Review: Autoart Jaguar XJ13





Highs: I don't own all of the Autoart Millenium series....heck, I don't even own a small fraction of them. But from what I've seen in reviews and photographs, and from personal experience at multiple retail shops, the XJ13 represents the pinnacle of Autoart's work. It isn't just a good model, it's a phenomenal model. To be truthful, I have no interest in the subject matter. I've never been a fan of Jaguars, much less Jaguars that never even made it to production (the XJ13 was a prototype car). I actually get more enjoyment out of handling and looking at my Porsche and Pontiac GTO models, than this XJ13. But that only speaks to my personal preference for the subject matter. Speaking in terms of the quality of the diecast, in objective terms, I believe it's the closest Autoart has ever come to Exoto or CMC. You have to actually hold one in your hands to just don't do it justice. Here's why:

Highs: Autoart simply cut no corners with the XJ13. In stark contrast to many other Autoarts, the XJ13 contains a lot of metal; both the body and underside are made entirely of heavy metal. The engine is fully wired, and will amaze you. There are removable lids for both the front and rear compartments; in the front you'll find the washer bottle, the radiator and fan, and other cool components I can't identify (I'm no mechanic!). The battery is accessible under a door on the right side (photo 11), and the fuel filler cap is under a door on the left (photo 12). The right side driver's door has an attached fire extinguisher. The steering wheel might not be real wood, but you'll have to stare closely to convince yourself it isn't wood. The tires are branded and detailed. The doors open so smoothly, and feature spring-action so they snap gently closed with just a little push. I could go on and on for another 5000 words on this car...please save me from writing that much, just go buy one for yourself. You'll thank me later.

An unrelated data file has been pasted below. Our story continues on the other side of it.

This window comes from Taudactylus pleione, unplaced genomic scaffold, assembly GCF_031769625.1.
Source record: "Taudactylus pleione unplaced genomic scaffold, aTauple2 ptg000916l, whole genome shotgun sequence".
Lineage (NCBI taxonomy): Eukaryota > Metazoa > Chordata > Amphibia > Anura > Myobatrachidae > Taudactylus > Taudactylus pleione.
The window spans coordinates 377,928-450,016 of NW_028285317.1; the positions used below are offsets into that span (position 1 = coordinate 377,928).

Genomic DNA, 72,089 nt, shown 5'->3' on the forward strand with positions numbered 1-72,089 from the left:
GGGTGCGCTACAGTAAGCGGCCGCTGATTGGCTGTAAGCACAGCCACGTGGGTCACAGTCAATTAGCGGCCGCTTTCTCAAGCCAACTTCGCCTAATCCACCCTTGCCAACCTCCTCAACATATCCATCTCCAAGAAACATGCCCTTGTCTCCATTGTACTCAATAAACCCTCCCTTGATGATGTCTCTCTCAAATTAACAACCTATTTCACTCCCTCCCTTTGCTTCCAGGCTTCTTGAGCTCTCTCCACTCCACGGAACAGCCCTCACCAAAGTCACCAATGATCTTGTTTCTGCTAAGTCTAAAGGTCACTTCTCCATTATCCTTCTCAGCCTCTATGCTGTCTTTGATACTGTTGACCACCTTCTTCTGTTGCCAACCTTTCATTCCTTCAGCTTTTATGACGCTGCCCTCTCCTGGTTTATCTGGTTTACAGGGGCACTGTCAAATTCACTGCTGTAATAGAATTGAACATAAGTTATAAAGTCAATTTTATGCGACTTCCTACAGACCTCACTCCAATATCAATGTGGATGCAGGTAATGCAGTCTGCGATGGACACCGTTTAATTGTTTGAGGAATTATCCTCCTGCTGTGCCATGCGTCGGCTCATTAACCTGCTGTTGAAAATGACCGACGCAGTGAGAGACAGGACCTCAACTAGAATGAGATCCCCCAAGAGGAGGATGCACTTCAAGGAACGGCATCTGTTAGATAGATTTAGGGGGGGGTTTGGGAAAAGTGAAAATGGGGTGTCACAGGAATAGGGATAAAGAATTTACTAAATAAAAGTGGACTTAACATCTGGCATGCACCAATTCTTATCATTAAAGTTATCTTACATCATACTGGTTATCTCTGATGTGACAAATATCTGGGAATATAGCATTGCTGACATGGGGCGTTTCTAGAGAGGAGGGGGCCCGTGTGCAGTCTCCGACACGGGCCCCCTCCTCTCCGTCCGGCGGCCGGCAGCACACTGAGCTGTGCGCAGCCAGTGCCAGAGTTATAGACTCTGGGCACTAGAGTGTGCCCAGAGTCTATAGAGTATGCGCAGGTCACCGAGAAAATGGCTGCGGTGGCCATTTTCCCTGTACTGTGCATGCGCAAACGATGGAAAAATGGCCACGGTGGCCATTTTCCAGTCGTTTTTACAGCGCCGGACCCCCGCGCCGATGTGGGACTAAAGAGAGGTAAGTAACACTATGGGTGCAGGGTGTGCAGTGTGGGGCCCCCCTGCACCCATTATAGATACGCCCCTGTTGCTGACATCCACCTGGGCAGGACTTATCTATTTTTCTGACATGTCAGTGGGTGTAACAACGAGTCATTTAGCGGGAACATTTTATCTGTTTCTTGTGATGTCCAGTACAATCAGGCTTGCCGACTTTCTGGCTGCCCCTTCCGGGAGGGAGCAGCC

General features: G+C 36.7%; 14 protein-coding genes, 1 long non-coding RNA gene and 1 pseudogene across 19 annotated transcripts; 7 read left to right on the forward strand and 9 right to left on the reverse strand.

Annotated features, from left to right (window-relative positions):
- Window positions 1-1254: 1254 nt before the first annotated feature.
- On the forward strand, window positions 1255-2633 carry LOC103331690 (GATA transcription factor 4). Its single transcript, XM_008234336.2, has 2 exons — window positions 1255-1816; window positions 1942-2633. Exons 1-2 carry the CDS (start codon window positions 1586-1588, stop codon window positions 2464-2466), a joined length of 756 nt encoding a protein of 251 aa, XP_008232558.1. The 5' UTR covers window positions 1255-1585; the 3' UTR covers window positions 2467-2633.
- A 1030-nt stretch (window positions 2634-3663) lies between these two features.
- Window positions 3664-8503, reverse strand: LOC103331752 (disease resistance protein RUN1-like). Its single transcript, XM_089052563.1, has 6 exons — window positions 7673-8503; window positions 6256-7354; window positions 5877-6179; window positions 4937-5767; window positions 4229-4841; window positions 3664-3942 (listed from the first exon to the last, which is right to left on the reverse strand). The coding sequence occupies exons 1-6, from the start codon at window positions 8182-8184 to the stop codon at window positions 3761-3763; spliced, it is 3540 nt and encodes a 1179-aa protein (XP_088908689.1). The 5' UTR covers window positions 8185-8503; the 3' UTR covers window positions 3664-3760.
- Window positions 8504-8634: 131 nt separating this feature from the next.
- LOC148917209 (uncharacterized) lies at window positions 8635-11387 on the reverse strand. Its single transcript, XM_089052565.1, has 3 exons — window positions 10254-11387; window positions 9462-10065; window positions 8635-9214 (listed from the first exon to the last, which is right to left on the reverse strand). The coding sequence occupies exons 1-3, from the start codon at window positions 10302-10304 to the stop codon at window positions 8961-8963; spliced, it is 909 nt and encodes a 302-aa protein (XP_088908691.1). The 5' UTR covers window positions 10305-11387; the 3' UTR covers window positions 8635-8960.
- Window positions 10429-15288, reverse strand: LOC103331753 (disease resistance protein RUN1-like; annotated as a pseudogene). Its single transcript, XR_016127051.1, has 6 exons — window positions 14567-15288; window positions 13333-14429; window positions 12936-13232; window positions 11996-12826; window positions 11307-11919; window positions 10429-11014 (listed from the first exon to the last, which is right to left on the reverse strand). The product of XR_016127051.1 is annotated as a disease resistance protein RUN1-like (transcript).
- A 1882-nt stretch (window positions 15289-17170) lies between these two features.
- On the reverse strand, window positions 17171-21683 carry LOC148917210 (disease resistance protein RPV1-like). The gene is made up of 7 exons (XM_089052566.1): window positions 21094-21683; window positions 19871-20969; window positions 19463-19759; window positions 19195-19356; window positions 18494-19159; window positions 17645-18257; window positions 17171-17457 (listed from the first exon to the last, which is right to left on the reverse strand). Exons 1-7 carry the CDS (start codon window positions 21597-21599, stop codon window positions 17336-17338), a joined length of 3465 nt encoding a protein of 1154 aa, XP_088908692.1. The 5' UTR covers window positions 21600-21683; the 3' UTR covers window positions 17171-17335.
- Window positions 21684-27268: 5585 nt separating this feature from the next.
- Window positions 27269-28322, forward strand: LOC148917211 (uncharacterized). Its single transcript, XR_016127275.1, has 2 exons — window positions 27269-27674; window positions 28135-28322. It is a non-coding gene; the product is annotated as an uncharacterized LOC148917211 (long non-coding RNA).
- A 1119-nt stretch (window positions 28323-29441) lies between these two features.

Lows: If you complain about this diecast, you're probably someone who cannot be pleased. It's as close to perfect as a diecast can get.

Summary: Because the real car was a prototype, and many people have likely never heard of it (I hadn't heard of it either), I'm guessing this model probably isn't in most peoples' collections. If I hadn't seen it on a shelf in a retail store, I probably would have never looked into it or bought one. So maybe this can be considered a "hidden gem".

And even though I'm not interested in Jaguars, I keep this in my collection as a showpiece. It represents what diecast manufacturers are capable of, at their best. If you love minute details, and superb build quality, and lots of doors and openings to explore, and owning something that borders on diecast art, then go get an XJ13. Best part is, it won't set you back more than $65. That's right, for 1/2 the cost of your average CMC or Exoto, you can own a model which rivals the best of both. It's not to be missed.




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